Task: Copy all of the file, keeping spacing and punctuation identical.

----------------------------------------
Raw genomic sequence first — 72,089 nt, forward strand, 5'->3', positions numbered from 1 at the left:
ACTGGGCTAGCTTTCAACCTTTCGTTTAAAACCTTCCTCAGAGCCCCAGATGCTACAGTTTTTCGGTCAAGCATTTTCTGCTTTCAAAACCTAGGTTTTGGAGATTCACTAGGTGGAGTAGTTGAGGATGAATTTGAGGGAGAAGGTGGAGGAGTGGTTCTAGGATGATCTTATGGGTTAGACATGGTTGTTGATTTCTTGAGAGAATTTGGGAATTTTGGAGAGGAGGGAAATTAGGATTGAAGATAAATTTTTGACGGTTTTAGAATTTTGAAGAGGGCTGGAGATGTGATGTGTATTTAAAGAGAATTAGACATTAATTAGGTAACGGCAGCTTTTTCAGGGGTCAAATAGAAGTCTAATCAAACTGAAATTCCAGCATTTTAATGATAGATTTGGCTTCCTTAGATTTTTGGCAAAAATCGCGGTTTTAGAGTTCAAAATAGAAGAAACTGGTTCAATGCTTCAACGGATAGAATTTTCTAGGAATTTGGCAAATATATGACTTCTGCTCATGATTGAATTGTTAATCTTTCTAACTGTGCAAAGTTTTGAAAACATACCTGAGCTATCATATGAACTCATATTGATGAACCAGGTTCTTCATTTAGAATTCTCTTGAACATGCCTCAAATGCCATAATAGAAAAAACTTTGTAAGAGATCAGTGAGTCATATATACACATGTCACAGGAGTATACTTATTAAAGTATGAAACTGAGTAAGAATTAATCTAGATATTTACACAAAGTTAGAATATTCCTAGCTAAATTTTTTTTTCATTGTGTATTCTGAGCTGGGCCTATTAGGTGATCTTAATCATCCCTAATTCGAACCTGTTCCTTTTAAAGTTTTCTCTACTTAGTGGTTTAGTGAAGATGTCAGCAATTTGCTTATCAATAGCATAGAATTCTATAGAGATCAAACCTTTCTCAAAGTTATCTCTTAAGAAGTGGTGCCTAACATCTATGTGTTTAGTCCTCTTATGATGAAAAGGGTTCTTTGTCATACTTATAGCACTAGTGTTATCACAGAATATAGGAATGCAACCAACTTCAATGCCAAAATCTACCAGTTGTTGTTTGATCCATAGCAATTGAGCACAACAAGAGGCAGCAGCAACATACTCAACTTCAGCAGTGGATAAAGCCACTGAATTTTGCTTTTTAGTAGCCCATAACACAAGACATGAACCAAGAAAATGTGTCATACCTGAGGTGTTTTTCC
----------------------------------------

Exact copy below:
Raw genomic sequence first — 72,089 nt, forward strand, 5'->3', positions numbered from 1 at the left:
ACTGGGCTAGCTTTCAACCTTTCGTTTAAAACCTTCCTCAGAGCCCCAGATGCTACAGTTTTTCGGTCAAGCATTTTCTGCTTTCAAAACCTAGGTTTTGGAGATTCACTAGGTGGAGTAGTTGAGGATGAATTTGAGGGAGAAGGTGGAGGAGTGGTTCTAGGATGATCTTATGGGTTAGACATGGTTGTTGATTTCTTGAGAGAATTTGGGAATTTTGGAGAGGAGGGAAATTAGGATTGAAGATAAATTTTTGACGGTTTTAGAATTTTGAAGAGGGCTGGAGATGTGATGTGTATTTAAAGAGAATTAGACATTAATTAGGTAACGGCAGCTTTTTCAGGGGTCAAATAGAAGTCTAATCAAACTGAAATTCCAGCATTTTAATGATAGATTTGGCTTCCTTAGATTTTTGGCAAAAATCGCGGTTTTAGAGTTCAAAATAGAAGAAACTGGTTCAATGCTTCAACGGATAGAATTTTCTAGGAATTTGGCAAATATATGACTTCTGCTCATGATTGAATTGTTAATCTTTCTAACTGTGCAAAGTTTTGAAAACATACCTGAGCTATCATATGAACTCATATTGATGAACCAGGTTCTTCATTTAGAATTCTCTTGAACATGCCTCAAATGCCATAATAGAAAAAACTTTGTAAGAGATCAGTGAGTCATATATACACATGTCACAGGAGTATACTTATTAAAGTATGAAACTGAGTAAGAATTAATCTAGATATTTACACAAAGTTAGAATATTCCTAGCTAAATTTTTTTTTCATTGTGTATTCTGAGCTGGGCCTATTAGGTGATCTTAATCATCCCTAATTCGAACCTGTTCCTTTTAAAGTTTTCTCTACTTAGTGGTTTAGTGAAGATGTCAGCAATTTGCTTATCAATAGCATAGAATTCTATAGAGATCAAACCTTTCTCAAAGTTATCTCTTAAGAAGTGGTGCCTAACATCTATGTGTTTAGTCCTCTTATGATGAAAAGGGTTCTTTGTCATACTTATAGCACTAGTGTTATCACAGAATATAGGAATGCAACCAACTTCAATGCCAAAATCTACCAGTTGTTGTTTGATCCATAGCAATTGAGCACAACAAGAGGCAGCAGCAACATACTCAACTTCAGCAGTGGATAAAGCCACTGAATTTTGCTTTTTAGTAGCCCATAACACAAGACATGAACCAAGAAAATGTGTCATACCTGAGGTGTTTTTCC